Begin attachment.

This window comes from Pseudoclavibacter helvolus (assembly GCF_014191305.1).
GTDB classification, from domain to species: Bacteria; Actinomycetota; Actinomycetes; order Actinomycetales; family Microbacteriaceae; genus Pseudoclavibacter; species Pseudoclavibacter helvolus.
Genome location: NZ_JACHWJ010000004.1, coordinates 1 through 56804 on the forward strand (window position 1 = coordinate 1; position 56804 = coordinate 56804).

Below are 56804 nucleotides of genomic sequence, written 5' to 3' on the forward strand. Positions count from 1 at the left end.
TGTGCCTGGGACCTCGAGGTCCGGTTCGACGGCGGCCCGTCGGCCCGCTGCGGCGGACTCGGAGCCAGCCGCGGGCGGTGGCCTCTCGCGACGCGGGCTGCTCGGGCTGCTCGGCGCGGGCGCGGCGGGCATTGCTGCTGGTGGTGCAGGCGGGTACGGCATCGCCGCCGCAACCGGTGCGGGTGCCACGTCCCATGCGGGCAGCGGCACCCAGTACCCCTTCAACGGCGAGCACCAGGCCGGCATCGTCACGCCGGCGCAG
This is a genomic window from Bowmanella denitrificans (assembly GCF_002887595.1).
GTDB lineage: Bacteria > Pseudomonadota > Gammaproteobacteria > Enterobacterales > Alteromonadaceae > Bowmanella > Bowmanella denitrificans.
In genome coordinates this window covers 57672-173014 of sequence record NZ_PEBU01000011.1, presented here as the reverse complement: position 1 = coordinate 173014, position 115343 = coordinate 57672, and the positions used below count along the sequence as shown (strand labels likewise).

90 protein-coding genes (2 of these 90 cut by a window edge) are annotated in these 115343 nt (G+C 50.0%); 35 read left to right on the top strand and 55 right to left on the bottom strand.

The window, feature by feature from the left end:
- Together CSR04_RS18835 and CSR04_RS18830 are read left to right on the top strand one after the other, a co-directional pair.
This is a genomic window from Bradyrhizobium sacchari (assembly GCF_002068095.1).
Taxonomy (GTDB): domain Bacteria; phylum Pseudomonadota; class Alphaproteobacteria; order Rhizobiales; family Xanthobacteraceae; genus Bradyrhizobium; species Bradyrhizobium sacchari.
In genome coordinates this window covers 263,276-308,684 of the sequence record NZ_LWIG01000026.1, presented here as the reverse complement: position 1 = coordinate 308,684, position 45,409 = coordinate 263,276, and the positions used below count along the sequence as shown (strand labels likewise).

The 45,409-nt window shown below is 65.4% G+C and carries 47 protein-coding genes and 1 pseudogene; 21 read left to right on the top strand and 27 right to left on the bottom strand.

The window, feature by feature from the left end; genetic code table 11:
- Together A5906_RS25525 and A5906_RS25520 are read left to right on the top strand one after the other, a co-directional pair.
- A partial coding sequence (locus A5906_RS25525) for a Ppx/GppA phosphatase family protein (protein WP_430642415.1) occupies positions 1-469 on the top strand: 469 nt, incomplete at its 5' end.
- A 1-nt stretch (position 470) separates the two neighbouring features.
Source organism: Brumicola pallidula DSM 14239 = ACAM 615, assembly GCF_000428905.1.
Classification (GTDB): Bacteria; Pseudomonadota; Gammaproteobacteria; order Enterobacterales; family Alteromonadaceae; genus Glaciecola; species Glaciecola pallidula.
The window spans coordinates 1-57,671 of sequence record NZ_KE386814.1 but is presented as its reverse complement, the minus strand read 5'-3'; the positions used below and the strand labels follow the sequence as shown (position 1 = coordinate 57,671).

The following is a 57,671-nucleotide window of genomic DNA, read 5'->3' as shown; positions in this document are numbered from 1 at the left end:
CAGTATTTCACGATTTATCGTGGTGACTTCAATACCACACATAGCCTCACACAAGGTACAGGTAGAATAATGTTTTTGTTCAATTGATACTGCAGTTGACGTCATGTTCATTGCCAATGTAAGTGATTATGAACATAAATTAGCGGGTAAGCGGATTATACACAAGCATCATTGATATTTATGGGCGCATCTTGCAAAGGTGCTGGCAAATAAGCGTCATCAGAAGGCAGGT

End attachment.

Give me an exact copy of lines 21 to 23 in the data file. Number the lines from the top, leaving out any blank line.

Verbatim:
Classification (GTDB): Bacteria; Pseudomonadota; Gammaproteobacteria; order Enterobacterales; family Alteromonadaceae; genus Glaciecola; species Glaciecola pallidula.
The window spans coordinates 1-57,671 of sequence record NZ_KE386814.1 but is presented as its reverse complement, the minus strand read 5'-3'; the positions used below and the strand labels follow the sequence as shown (position 1 = coordinate 57,671).

The following is a 57,671-nucleotide window of genomic DNA, read 5'->3' as shown; positions in this document are numbered from 1 at the left end: